Lillie Biggins, president of Texas Health Harris Methodist Hospital Fort Worth, will retire effective next month.
The development was first reported on Friday by the Fort Worth Business Press, which said that Biggins’ last day at the hospital would be Jan. 4.
Texas Health Resources, which confirmed Biggins’ retirement and her last day at the hospital, emailed a statement to D CEO Healthcare by Kirk King, the company’s executive vice president and southwest zone operations leader
“Lillie is a shining example of servant leadership as evidenced by the innumerable contributions she has made to our community,” said King. “She has unselfishly put her heart and soul into serving those that matter the most—our patients and their families. By doing so, her inspirational leadership has elevated not only the people around her, but the high quality and compassionate care we deliver to our patients.
“Texas Health Harris Fort Worth and the Fort Worth community have greatly benefited from her clear and innovative vision toward advancing our mission and we are everlastingly grateful for her 20 years of devoted and faithful service,” King said.
According to the Texas Health website, Biggins, who’s an R.N., became president of the Fort Worth hospital in 2012—the first woman ever to hold that position. Prior to joining Texas Health, she’d held a number of executive and clinical leadership positions at North Texas facilities including John Peter Smith Hospital and Parkland Memorial Hospital.
A graduate of the John Peter Smith School of Nursing, Biggins earned a bachelor’s degree in nursing from the University of Texas at Arlington and a master’s degree from Texas Woman’s University in Denton. She’s served as board chair for several organizations, including Dallas-Fort Worth International Airport.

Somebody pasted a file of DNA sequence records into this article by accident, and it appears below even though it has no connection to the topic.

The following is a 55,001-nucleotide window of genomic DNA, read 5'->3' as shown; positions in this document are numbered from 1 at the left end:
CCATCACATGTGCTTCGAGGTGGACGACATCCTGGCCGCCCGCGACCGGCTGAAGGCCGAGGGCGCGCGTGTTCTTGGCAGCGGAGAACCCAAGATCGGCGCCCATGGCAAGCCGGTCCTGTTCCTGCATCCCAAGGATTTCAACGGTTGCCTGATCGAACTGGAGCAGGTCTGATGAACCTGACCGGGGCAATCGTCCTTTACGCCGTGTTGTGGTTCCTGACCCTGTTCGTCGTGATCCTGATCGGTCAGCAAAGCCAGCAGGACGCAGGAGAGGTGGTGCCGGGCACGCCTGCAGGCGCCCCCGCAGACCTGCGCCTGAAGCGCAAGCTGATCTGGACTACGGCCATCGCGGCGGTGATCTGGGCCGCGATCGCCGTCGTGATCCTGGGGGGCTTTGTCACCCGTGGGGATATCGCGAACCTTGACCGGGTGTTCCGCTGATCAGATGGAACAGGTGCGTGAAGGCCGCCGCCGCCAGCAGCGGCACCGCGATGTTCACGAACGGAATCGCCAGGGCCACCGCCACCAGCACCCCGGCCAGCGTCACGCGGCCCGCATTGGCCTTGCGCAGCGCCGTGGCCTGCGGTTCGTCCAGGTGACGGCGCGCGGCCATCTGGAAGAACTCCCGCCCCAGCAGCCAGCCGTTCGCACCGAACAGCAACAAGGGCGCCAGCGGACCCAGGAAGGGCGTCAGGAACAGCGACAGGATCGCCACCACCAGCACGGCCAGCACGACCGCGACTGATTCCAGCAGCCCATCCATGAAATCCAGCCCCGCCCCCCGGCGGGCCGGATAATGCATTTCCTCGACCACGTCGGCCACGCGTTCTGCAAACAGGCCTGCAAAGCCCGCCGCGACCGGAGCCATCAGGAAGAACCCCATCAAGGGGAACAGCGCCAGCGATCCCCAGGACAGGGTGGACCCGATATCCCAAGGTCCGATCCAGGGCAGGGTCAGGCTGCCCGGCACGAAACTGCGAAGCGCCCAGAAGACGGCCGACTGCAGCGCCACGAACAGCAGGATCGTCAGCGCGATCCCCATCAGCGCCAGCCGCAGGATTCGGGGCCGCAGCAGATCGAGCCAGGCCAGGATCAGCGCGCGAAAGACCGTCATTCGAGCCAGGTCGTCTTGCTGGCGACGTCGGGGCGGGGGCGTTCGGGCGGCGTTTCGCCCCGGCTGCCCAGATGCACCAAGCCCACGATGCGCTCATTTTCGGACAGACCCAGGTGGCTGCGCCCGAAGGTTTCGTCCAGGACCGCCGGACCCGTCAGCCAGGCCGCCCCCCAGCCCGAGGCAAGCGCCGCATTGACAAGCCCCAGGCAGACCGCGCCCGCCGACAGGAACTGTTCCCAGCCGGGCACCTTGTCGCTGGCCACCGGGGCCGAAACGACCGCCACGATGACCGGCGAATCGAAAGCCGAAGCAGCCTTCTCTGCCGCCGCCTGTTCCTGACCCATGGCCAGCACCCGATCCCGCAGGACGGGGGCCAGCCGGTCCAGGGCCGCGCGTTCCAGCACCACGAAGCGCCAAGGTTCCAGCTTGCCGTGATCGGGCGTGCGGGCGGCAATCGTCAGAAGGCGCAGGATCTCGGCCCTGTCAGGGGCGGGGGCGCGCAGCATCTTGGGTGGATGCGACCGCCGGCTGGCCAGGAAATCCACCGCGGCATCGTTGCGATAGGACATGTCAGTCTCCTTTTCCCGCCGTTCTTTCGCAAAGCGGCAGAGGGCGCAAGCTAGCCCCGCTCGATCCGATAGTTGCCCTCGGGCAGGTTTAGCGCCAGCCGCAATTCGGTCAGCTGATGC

In a story in the December issue of D CEO magazine, Biggins told how she began her healthcare career:
“I knew I wanted to be a nurse, but I didn’t have any work experience, and I hadn’t gone to college. I was already married with four children, so I did whatever I could to get my first job at a hospital,” she said. “I started out as a housekeeper. Even at that time, I set out to be the best. I just thought if I’m going to be a housekeeper, I’m going to be the greatest housekeeper I can be. As I learned more and more at the hospital, I also started to learn in the classroom. …
“After all these years, one lesson sticks out to me,” Biggins went on. “What I’ve learned is that no job is too little. That stuck with me as I was moving up the ranks. When I was a nurse, I was the greatest nurse I could be. When I started in management, I was going to be the greatest manager I could be. So on and so forth. Every job is an important one. No matter what it is, you should give your best effort.”